Tag Archives: Republic

US Constitution: Understanding the Main Body

The Maverick Podcast #61: The Constitution Special w/ The Amendment Avenger

If you’re looking for expert analysis on what really happened before the document was ratified and what each article really means, you’ve come to the right place.


Host Benjamin Knight and frequent guest The Amendment Avenger present: The Constitution Special – a lesson on the main body of the Constitution and American history leading up to that point.

Listen for the following:

-The Three-Fifths Compromise myth.

-The truth about gun rights.

-A backstory on our Founding Fathers.

-What the executive branch can/cannot do, a full breakdown.

-The purpose of the separation of powers.

-The Philadelphia Convention.

-Why Anti-Federalists were really federalists.

-Misinformation being perpetuated by high schools and universities across the country debunked.

And more!


Study Guide Presentation to follow along with podcast:

Amendment Avenger Constitution PDF

Amendment Avenger Constitution PPTX


Link to Uninterrupted Podcast:

The Maverick Podcast #61: The Constitution Special w/ The Amendment Avenger


A Breakdown of the Lesson:

Prelude to the Constitution

Federalists and Anti-Federalists

Structural Overview


Legislative Powers

Forbidden Powers

Executive Powers

Judicial Powers

The Republic and Beyond

Source Document: The Constitution of the United States

Constitution of the United States

National Archives: Charters of Freedom

Works of Advocacy and Opposition:

Federalist Papers

Anti-Federalist Papers


After Reading the Main Body of the Source Document, Using the Study Guide, and reviewing Federalist & Anti-Federalist Papers


Be sure to investigate the State Ratification Conventions




“A REPUBLIC madam, if you can keep it.”

Benjamin Franklin by Joseph Siffred Duplessis (1798)

Benjamin Franklin by Joseph Siffred Duplessis (1798)

“Democracy is two wolves and a lamb voting on what to have for lunch. Liberty is a well-armed lamb contesting the vote!” Benjamin Franklin

These United States of America are a Republic. They have never been, nor did the founders ever ratify a Democracy. There are 50 State Constitutions in America and one Federal Constitution. Neither the Declaration of Independence, nor any of these 51 documents contain any mention of democracy.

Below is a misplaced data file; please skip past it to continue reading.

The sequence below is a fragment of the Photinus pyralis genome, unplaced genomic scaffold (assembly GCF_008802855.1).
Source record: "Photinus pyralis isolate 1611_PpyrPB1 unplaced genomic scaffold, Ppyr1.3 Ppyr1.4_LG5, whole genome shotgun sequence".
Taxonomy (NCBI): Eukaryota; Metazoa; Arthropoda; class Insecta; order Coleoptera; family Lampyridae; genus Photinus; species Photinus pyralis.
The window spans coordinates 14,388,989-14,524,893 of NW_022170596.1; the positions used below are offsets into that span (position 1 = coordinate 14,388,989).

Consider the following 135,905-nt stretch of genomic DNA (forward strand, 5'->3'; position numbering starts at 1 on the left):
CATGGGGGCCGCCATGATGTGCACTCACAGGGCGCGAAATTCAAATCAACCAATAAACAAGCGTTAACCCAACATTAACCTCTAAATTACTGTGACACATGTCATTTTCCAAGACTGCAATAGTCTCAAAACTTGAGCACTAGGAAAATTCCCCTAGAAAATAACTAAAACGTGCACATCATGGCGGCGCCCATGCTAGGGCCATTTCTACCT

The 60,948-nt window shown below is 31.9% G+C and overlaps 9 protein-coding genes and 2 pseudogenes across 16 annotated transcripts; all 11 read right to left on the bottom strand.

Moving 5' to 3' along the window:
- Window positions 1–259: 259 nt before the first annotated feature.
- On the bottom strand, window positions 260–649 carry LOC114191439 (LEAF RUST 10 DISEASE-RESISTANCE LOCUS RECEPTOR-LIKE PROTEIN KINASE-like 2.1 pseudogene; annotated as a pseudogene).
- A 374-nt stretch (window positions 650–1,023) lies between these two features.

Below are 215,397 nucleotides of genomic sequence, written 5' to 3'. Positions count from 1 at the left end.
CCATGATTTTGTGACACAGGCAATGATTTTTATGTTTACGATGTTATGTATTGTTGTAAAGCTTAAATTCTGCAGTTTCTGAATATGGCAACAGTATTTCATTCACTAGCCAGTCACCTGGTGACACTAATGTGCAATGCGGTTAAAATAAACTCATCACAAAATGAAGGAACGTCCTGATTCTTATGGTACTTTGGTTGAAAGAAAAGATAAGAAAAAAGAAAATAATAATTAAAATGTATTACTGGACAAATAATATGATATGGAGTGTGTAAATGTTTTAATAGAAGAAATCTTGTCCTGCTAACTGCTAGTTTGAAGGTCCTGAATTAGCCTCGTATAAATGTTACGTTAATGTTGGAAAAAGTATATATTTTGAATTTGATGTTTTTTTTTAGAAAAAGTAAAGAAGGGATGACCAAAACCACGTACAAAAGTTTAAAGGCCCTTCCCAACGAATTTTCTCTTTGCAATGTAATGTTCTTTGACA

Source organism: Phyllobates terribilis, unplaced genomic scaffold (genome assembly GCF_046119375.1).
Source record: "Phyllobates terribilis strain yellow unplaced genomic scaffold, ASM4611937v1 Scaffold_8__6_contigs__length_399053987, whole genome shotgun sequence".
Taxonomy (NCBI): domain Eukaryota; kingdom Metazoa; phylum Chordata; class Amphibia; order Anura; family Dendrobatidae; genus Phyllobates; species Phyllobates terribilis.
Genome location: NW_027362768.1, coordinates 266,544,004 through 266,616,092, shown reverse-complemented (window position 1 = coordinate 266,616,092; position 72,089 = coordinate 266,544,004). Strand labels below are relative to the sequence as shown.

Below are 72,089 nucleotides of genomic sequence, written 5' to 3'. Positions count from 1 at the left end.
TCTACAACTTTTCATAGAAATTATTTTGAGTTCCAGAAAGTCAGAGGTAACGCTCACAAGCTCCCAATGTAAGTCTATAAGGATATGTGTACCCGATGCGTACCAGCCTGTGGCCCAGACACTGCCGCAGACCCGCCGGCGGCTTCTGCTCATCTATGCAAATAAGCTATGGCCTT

There is a reason for this.

The Philadelphia convention resulted in the scrapping of the Articles of Confederation for an entirely new American Constitution. When Benjamin Franklin, the internationally renown author, inventor, diplomat, and statesman was asked by a woman who asked, “Well, what have you given us?, he responded, “A Republic Madam, if you can keep it.”

As one of only six people who signed both the Declaration of Independence (1776) and the US Constitution (1787), Franklin would know. He stands alone as the only person to sign all of the “Big Four” documents that created America and established it as a sovereign and Independent power. These documents also include the Treaty of Alliance, Amity, and Commerce with France (1778),  and the Definitive Treaty of Peace between England, France, and the United States (1783) also known as the “Treaty of Paris.”

Article IV Section 4 of the Constitution states: The United States shall guarantee to every State in this Union a Republican Form of Government, and shall protect each of them against Invasion; and on Application of the Legislature, or of the Executive (when the Legislature can not be convened), against domestic Violence

Republic (Res =the thing/ Publica = the public): the public thing or the rule of law. (Latin)

Democracy (Demos = people/ Kratien = to rule): or rule of the people. (Greek)

Ben Franklin said “if you can keep it.” Why the Warning?